• Environmental AidsEnvironmental Controls & Switches - Primarily electronic systems that enable someone with limited mobility to control various appliances, lights, telephone and security systems in their room, home or other surroundings. Includes Environmental Control Units (ECU), electronic appliance switches, switch mounting systems, home automation systems, signaling and alerting devices, home alarms, television adaptations, smoke alarm and telephone ringers, etc.

  • Environmental AidsHome-Workplace Adaptations - Includes worksite/school/home design or modification for accessibility, architectural accommodations, structural adaptations, building/home ramps, home elevators, wheelchair lifts, pool lifts, bathroom changes, automatic door openers, expanded doorways, adapted furniture, adapted doorknobs, alternative doorbells, lowered counters, specially designed bath areas, etc.

  • Recreation and Leisure AidsProducts that help persons with disabilities to participate in sports, social, cultural events. Includes modified sports equipment for skiing/biking/running/boating, audio description for movies, adaptive controls for video games, adaptive fishing rods, cuffs for grasping paddles or racquets, seating systems for boats, etc.

  • Recreation and Leisure AidsSports AidsToys and GamesTravel Aids

  • Ergonomic EquipmentLow-tech assistive equipment or devices designed to reduce the likelihood of repetitive stress injuries often associated with work related situations. Includes adjustable workstations, industrial workstations, office workstations, adapted furniture, writing aids, modified seating and lighting, arm/wrist supports, back supports, etc. Does not generally include products intended to facilitate computer access and usage (see 2. Computer Access Aids).

  • Mobility and Transportation AidsProducts that help mobility impaired persons move within their environment and give them independence in personal transportation. Includes standing/walking aids, transfer aids, stair lifts, walkers, scooters, wheelchairs and three-wheeled chairs, adapted bikes and Trikes, car seats/bed, stretchers, patient chairs, ramps, recliners, strollers, travel chairs, wheelchair trays, driving controls, seat belts, vehicle conversions, patient and wheelchair lifts, wheelchair loaders/carriers, wheelchair restraint systems, etc.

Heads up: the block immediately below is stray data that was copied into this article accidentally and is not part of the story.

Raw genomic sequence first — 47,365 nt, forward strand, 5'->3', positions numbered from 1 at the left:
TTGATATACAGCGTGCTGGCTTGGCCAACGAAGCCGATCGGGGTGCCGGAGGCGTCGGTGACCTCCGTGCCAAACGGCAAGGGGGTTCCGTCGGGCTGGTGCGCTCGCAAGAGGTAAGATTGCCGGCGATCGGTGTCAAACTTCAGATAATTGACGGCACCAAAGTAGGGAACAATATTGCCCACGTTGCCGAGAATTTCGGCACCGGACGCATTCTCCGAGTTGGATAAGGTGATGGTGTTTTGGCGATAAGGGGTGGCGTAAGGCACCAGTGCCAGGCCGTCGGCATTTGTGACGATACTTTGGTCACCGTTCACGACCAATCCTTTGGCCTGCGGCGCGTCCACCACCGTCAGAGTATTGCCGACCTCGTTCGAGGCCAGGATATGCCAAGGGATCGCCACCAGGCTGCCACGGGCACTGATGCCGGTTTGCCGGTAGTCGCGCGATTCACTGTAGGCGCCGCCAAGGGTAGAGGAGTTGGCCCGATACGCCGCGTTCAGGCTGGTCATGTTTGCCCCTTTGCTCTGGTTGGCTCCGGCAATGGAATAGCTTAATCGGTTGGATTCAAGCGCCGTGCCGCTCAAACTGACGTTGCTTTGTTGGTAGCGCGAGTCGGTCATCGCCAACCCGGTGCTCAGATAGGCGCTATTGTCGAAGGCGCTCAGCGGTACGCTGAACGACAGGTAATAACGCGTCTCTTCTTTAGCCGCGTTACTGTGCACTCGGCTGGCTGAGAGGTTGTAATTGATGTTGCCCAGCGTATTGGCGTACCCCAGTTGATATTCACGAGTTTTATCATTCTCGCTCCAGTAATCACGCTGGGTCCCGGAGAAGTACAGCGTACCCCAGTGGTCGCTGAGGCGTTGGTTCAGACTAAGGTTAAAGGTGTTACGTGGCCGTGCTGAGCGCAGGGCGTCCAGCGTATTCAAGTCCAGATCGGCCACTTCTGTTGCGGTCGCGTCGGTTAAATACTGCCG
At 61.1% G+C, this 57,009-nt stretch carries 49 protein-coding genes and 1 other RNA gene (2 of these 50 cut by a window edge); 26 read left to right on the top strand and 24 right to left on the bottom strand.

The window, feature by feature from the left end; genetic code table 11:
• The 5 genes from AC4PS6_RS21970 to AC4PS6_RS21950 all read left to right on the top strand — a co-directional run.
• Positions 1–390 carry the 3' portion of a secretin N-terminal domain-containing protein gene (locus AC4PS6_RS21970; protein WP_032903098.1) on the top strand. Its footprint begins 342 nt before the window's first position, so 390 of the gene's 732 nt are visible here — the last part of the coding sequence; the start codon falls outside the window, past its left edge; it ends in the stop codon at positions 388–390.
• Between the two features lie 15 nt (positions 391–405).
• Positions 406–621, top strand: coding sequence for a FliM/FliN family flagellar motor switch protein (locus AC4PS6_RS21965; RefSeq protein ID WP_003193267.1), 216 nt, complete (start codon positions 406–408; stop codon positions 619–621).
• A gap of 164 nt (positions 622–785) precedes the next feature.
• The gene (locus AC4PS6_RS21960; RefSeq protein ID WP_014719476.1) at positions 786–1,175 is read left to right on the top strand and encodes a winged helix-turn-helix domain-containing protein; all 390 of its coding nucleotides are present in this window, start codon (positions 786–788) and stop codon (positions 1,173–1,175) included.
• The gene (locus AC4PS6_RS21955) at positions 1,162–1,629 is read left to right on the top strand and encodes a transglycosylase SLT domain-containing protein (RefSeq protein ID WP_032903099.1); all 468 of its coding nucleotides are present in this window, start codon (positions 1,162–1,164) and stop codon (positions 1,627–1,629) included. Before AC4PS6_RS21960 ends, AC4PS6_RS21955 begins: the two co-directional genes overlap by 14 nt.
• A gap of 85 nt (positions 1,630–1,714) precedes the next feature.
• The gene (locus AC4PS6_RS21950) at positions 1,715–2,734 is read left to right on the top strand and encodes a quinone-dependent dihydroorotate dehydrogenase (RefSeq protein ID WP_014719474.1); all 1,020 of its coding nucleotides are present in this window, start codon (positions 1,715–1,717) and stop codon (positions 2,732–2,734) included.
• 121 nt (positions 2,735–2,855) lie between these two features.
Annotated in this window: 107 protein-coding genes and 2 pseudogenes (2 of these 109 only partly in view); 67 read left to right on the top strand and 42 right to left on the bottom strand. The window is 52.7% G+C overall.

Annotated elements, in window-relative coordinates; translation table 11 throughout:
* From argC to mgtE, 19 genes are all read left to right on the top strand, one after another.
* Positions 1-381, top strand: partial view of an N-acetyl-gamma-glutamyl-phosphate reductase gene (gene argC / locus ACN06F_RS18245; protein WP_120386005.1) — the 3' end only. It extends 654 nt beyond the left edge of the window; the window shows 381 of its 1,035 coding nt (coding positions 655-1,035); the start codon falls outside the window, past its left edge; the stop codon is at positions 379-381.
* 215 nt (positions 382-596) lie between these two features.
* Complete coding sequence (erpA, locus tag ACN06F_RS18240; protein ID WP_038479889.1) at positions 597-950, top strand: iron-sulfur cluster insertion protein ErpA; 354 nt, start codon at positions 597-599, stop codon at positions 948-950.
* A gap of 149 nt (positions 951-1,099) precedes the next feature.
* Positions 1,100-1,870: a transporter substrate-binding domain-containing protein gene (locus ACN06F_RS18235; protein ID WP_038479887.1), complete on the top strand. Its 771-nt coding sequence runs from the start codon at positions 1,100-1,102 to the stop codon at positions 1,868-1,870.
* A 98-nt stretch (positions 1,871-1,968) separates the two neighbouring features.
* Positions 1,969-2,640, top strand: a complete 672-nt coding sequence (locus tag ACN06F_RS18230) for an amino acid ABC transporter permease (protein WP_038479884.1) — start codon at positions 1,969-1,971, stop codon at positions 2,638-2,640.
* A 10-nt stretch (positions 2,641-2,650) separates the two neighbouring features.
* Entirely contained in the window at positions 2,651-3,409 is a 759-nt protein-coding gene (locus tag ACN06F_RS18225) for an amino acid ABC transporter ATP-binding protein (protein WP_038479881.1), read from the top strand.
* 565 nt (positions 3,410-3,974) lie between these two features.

• Mobility and Transportation AidsAmbulatory Aids - Includes canes, cane accessories, crutches, walkers, walker accessories, etc.Scooters and powerchairsWheelchairsVehicle Conversions - Includes car-top carriers, custom cars and vans, adaptive driving control, hand-controls, child restraint systems, ramps, lifts, etc.

  • Prosthetics and OrthoticsReplacement, substitution or augmentation of missing or malfunctioning body parts with artificial limbs or other orthotic aids. Includes splints, braces, foot orthosis, helmets, restraints, supports, etc.

  • Seating and Positioning AidsProducts that provide mobility impaired persons with greater body stability, maintain upright posture, provide trunk/head support and reduction of pressure to the skin. Includes adapted and modular seating, cushions and wedges, contour seats, lumbar support seats, standing tables, positioning belts, braces, wheelchair modifications and cushions, seat lifts, bolster chairs, corner chairs, therapeutic seats, postural support hardware, postural support systems, pressure monitors, etc.

  • Hearing and Listening AidsProducts designed to assist the Deaf and Hearing Impaired. Includes assistive listening devices, hearing aids, cochlear implants, infrared/personal amplification systems, audio/FM loop systems, FM amplification systems, TV amplifiers, TV decoders, visual signaling and alerting systems, tactile alerting systems, telephony and accessories, text telephones, TDDs/TTYs devices, adapted phones, etc. Does not generally include products intended to facilitate computer access and usage (see 2. Computer Access Aids).

  • Vision and Reading AidsProducts designed to assist the Blind and Visually impaired. Includes auditory and speech output devices, reading machines, scanning/document reading systems, OCR systems, electronic book readers, talking equipment (clocks/watches, calculators, etc.), Braille devices, Braille transcription and translation devices, screen magnifier/enlarger, closed circuit television (CCTV) for magnifying documents, book holders, manual and electric page turners, large button phones, speaker phones, large print books, taped/audio books, etc. Does not generally include products intended to facilitate computer access and usage (see 2. Computer Access Aids).

  • Multi-SensoryEnvironmental stimulation - environments that are rich in multi-sensory opportunitiesSensory feedback from materials or toys - sensory feedback is integrated into materials or toys to provide facilitation or calming influence, to increase interest, to provide sensory feedback and to encourage participation.Multi-sensory activities - opportunities to engage in activities that provide sensory feedback to encourage participation and motivation

  • ServicesSupport services for people with disabilities or their caregivers to help them select, acquire, or use adaptive devices. Services also include functional evaluations, training on or demonstration of devices, and purchasing or leasing devices.

Recommended

View more >